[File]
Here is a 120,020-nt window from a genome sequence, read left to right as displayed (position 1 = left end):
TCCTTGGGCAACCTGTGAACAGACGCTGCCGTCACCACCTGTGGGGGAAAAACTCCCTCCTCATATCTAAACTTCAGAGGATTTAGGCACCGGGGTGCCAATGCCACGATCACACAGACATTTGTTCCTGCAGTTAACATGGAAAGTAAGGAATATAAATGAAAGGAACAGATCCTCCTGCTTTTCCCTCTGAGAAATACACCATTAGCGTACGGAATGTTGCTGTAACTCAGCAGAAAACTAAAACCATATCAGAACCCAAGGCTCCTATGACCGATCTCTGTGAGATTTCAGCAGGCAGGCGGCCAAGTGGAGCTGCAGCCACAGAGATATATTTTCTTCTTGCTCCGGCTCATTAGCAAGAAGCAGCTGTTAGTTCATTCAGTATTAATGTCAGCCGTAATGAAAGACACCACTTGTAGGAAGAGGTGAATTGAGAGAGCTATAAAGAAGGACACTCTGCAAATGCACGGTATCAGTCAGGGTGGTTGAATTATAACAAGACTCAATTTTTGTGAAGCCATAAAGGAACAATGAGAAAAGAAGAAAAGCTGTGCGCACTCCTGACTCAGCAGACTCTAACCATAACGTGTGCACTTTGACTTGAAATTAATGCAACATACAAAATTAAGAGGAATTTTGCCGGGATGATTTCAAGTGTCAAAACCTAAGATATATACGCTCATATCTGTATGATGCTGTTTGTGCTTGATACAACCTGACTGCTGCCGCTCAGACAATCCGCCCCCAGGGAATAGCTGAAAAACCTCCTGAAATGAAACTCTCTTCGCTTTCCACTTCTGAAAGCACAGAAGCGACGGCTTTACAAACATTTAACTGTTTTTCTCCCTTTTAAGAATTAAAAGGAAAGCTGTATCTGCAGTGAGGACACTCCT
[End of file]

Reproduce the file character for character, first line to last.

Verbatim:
Here is a 120,020-nt window from a genome sequence, read left to right as displayed (position 1 = left end):
TCCTTGGGCAACCTGTGAACAGACGCTGCCGTCACCACCTGTGGGGGAAAAACTCCCTCCTCATATCTAAACTTCAGAGGATTTAGGCACCGGGGTGCCAATGCCACGATCACACAGACATTTGTTCCTGCAGTTAACATGGAAAGTAAGGAATATAAATGAAAGGAACAGATCCTCCTGCTTTTCCCTCTGAGAAATACACCATTAGCGTACGGAATGTTGCTGTAACTCAGCAGAAAACTAAAACCATATCAGAACCCAAGGCTCCTATGACCGATCTCTGTGAGATTTCAGCAGGCAGGCGGCCAAGTGGAGCTGCAGCCACAGAGATATATTTTCTTCTTGCTCCGGCTCATTAGCAAGAAGCAGCTGTTAGTTCATTCAGTATTAATGTCAGCCGTAATGAAAGACACCACTTGTAGGAAGAGGTGAATTGAGAGAGCTATAAAGAAGGACACTCTGCAAATGCACGGTATCAGTCAGGGTGGTTGAATTATAACAAGACTCAATTTTTGTGAAGCCATAAAGGAACAATGAGAAAAGAAGAAAAGCTGTGCGCACTCCTGACTCAGCAGACTCTAACCATAACGTGTGCACTTTGACTTGAAATTAATGCAACATACAAAATTAAGAGGAATTTTGCCGGGATGATTTCAAGTGTCAAAACCTAAGATATATACGCTCATATCTGTATGATGCTGTTTGTGCTTGATACAACCTGACTGCTGCCGCTCAGACAATCCGCCCCCAGGGAATAGCTGAAAAACCTCCTGAAATGAAACTCTCTTCGCTTTCCACTTCTGAAAGCACAGAAGCGACGGCTTTACAAACATTTAACTGTTTTTCTCCCTTTTAAGAATTAAAAGGAAAGCTGTATCTGCAGTGAGGACACTCCT